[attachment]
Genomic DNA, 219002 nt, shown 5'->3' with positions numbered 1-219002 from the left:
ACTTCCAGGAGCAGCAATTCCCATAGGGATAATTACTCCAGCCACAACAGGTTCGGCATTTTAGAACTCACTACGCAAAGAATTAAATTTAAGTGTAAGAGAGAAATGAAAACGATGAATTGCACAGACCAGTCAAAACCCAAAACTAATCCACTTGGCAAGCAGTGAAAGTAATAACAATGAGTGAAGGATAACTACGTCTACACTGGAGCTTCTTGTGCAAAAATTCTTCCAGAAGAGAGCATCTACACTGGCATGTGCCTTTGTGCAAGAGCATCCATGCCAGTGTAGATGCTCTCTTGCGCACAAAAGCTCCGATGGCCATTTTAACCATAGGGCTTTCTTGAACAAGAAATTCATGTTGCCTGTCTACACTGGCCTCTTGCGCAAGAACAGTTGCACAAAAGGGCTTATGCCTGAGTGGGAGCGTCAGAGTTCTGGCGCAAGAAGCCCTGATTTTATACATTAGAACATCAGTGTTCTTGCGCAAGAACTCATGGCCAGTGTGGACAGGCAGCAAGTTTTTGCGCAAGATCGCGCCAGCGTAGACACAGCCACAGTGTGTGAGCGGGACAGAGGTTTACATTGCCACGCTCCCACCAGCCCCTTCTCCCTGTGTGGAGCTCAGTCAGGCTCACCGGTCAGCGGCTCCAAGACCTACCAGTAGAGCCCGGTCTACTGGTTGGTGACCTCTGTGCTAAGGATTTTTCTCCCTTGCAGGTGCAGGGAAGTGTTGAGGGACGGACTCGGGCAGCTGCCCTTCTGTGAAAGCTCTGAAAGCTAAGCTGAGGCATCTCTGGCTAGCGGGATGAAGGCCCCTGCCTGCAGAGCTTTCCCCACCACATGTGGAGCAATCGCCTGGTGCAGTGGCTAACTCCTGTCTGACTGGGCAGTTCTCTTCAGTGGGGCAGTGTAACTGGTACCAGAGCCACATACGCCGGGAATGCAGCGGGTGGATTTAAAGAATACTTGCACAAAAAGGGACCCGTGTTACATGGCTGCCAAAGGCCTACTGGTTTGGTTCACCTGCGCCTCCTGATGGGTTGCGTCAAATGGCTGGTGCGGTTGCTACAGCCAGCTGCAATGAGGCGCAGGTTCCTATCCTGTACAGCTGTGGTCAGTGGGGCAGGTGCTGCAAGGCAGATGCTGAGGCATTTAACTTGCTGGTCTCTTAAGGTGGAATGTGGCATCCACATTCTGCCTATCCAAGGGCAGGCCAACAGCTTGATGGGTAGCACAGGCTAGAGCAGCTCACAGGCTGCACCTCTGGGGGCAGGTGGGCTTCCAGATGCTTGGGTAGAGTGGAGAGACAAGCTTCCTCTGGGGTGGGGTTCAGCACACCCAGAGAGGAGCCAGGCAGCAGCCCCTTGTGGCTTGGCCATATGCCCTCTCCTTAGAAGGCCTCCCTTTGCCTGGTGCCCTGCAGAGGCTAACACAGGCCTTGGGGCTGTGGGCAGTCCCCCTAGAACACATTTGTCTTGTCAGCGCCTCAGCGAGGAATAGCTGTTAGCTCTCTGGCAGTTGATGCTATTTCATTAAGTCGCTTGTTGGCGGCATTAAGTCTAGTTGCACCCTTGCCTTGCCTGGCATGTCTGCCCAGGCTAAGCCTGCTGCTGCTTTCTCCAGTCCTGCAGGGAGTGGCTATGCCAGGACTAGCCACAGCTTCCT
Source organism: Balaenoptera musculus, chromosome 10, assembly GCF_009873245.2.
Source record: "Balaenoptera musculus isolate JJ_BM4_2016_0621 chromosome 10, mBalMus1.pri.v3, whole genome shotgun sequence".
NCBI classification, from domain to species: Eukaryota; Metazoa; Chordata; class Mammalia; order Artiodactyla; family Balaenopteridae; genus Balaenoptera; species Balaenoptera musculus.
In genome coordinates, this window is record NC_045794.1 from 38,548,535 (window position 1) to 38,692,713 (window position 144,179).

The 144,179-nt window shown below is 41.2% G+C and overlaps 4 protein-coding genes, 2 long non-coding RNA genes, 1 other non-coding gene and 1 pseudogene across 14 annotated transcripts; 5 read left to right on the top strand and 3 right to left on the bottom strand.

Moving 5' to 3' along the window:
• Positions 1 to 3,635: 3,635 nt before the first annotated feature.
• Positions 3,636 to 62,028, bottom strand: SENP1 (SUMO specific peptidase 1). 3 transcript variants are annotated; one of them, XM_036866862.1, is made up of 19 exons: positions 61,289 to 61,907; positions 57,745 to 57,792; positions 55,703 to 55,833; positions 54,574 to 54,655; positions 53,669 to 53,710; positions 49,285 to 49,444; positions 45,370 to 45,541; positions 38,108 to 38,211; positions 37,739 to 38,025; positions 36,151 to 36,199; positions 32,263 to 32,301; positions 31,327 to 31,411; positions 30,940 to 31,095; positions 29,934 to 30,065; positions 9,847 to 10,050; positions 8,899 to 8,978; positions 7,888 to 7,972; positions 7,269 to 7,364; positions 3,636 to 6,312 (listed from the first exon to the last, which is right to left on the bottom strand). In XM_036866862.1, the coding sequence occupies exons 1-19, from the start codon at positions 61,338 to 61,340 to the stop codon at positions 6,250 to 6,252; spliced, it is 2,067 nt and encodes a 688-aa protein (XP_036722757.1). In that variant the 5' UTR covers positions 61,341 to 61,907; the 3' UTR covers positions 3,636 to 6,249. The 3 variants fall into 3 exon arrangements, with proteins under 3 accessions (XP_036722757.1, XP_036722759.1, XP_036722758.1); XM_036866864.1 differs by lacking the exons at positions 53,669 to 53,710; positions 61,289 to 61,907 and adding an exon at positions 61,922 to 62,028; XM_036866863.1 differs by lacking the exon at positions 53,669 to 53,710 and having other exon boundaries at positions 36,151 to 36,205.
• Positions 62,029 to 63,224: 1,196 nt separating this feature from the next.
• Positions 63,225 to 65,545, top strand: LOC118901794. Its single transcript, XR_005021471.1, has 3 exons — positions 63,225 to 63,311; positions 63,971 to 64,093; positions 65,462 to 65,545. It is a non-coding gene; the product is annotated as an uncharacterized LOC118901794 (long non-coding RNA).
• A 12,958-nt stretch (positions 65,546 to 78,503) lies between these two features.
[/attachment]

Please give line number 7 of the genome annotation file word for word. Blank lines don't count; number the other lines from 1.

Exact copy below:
The 144,179-nt window shown below is 41.2% G+C and overlaps 4 protein-coding genes, 2 long non-coding RNA genes, 1 other non-coding gene and 1 pseudogene across 14 annotated transcripts; 5 read left to right on the top strand and 3 right to left on the bottom strand.